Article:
What is the Difference Between Pilates and Yoga?

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  • Written By: Kerrie Main
  • Edited By: A. Joseph
  • Last Modified Date: 05 February 2020
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Many of the benefits of regular exercise can include muscle building, toning and slimming effects, physical coordination and strength, improved flexibility and stress relief. Some people believe exercise should be a mind-and-body experience that emphasizes mental awareness during the physical workout. There are two types of exercise techniques that naturally have mind-and-body awareness embedded into their practices: Pilates and yoga. They have many physical similarities, but their philosophies are different, with yoga tending to take a more spiritual or universal approach.

Pilates and yoga both focus on the breath and movement working together. One of the main differences between them is that Pilates takes a mind-and-body approach to the poses, and yoga takes an approach of using the mind, body and spirit. Some yoga classes include teachings from the Yoga Sutras that encourage practitioners to search for balance and practice kindness. Many Pilates classes typically keep the focus on breathing, movement and mental concentration.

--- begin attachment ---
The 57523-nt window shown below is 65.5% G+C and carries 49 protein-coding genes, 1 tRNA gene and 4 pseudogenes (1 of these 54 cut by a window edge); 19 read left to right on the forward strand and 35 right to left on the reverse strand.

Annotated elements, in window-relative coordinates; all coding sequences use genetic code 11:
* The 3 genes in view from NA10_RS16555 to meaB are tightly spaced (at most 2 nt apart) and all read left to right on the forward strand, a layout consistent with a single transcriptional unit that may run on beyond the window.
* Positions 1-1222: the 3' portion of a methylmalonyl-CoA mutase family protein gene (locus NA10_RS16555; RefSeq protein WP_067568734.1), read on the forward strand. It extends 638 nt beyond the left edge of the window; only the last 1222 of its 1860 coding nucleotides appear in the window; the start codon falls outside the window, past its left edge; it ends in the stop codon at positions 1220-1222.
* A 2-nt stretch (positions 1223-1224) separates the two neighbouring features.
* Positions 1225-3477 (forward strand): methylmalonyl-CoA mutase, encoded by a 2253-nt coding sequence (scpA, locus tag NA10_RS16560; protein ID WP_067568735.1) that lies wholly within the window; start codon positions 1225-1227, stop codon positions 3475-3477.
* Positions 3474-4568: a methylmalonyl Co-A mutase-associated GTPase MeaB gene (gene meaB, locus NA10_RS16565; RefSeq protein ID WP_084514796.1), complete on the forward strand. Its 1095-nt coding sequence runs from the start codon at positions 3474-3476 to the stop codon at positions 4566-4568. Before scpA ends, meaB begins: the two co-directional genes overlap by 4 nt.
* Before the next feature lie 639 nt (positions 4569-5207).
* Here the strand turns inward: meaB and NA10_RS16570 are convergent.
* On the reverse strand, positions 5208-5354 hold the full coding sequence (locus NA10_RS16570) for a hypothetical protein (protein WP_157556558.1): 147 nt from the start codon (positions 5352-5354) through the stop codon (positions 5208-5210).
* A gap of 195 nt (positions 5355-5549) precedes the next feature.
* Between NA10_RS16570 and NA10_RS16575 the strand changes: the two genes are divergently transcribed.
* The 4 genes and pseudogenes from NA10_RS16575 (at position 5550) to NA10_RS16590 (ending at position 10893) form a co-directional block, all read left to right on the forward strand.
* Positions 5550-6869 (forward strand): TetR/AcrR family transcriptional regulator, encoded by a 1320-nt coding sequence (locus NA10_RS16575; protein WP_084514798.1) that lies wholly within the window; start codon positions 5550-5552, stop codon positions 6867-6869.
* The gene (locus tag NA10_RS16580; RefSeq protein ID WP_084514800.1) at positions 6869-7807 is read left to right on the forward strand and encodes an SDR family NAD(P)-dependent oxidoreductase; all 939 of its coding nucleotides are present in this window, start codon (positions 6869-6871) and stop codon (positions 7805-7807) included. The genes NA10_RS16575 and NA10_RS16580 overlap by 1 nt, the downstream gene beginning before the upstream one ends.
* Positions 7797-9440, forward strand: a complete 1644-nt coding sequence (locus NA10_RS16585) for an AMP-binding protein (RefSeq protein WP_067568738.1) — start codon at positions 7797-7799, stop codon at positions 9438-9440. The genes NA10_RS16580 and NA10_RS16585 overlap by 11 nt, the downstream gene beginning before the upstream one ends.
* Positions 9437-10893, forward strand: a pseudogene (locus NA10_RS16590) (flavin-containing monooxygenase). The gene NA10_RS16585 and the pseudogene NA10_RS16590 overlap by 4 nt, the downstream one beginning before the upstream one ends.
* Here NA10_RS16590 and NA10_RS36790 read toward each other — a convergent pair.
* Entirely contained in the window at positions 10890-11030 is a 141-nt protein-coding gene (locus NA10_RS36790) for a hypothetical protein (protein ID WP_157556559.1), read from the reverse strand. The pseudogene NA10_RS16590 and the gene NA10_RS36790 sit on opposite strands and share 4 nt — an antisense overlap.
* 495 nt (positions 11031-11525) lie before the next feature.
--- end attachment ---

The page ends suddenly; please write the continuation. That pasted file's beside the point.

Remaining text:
Yoga, which originated thousands of years ago in India, typically utilizes Eastern meditation and uses the poses to symbolize the goal of living life in balance. Pilates was created in the 1920s to help rehabilitation and physical healing of wounded soldiers. While both Pilates and yoga use many of the same physical poses, or asanas, how they use them differs as well.


In many yoga classes, the physical approach is holistic and emphasizes the strengthening of all muscle groups, moderation and balance. In many Pilates classes, the poses typically focus on the core group of muscles — the trunk of the body — and strength building. Some yoga classes, such as Iyengar, focus on holding static poses for as long as 10 minutes to work on alignment, balance and building awareness between the emotions and the body. Pilates classes usually focus on constant movement to achieve aerobic activity goals and stabilizing muscles.

Pilates and yoga can be high-endurance, calorie-burning practices, and both types of exercises can achieve flexibility and muscle building or toning. The difference is that yoga typically aims for flexibility over building strength, while Pilates usually aims for toning over flexibility. Depending on a person’s physical goals and personal philosophy, both Pilates and yoga are viable workout options.

If a person is specifically looking for training to tone and build abdominal muscles, then Pilates usually is a good choice. If a person is searching for quiet time, stress relief and improved flexibility, then yoga typically is a good choice. Pilates and yoga can be effective in achieving most physical fitness goals.


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